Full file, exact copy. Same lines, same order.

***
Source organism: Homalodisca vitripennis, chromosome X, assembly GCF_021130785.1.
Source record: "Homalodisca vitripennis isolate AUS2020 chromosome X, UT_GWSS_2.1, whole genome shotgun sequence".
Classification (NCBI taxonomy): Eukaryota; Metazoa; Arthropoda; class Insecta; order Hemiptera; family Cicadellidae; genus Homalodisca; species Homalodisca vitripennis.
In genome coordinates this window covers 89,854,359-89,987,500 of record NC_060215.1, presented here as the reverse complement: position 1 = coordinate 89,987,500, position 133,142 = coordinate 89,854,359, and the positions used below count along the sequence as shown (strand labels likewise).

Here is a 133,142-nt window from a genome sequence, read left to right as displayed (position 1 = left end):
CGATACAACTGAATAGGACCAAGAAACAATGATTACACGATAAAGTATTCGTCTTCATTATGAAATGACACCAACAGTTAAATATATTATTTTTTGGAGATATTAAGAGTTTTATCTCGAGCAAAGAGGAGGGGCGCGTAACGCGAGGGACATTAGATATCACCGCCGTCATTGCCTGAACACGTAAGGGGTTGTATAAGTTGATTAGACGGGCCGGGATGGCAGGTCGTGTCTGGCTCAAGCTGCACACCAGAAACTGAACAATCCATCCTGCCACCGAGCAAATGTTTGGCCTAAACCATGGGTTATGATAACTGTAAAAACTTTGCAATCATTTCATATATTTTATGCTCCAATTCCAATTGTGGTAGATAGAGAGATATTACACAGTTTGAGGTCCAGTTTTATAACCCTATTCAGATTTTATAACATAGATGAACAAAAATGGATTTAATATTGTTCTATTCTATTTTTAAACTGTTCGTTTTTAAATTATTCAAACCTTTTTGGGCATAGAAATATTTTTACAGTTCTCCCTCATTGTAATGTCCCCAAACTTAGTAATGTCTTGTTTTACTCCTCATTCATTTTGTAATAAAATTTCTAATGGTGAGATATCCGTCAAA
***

Source organism: Homalodisca vitripennis, chromosome X, assembly GCF_021130785.1.
Source record: "Homalodisca vitripennis isolate AUS2020 chromosome X, UT_GWSS_2.1, whole genome shotgun sequence".
Classification (NCBI taxonomy): Eukaryota; Metazoa; Arthropoda; class Insecta; order Hemiptera; family Cicadellidae; genus Homalodisca; species Homalodisca vitripennis.
In genome coordinates this window covers 89,854,359-89,987,500 of record NC_060215.1, presented here as the reverse complement: position 1 = coordinate 89,987,500, position 133,142 = coordinate 89,854,359, and the positions used below count along the sequence as shown (strand labels likewise).

Here is a 133,142-nt window from a genome sequence, read left to right as displayed (position 1 = left end):
CGATACAACTGAATAGGACCAAGAAACAATGATTACACGATAAAGTATTCGTCTTCATTATGAAATGACACCAACAGTTAAATATATTATTTTTTGGAGATATTAAGAGTTTTATCTCGAGCAAAGAGGAGGGGCGCGTAACGCGAGGGACATTAGATATCACCGCCGTCATTGCCTGAACACGTAAGGGGTTGTATAAGTTGATTAGACGGGCCGGGATGGCAGGTCGTGTCTGGCTCAAGCTGCACACCAGAAACTGAACAATCCATCCTGCCACCGAGCAAATGTTTGGCCTAAACCATGGGTTATGATAACTGTAAAAACTTTGCAATCATTTCATATATTTTATGCTCCAATTCCAATTGTGGTAGATAGAGAGATATTACACAGTTTGAGGTCCAGTTTTATAACCCTATTCAGATTTTATAACATAGATGAACAAAAATGGATTTAATATTGTTCTATTCTATTTTTAAACTGTTCGTTTTTAAATTATTCAAACCTTTTTGGGCATAGAAATATTTTTACAGTTCTCCCTCATTGTAATGTCCCCAAACTTAGTAATGTCTTGTTTTACTCCTCATTCATTTTGTAATAAAATTTCTAATGGTGAGATATCCGTCAAA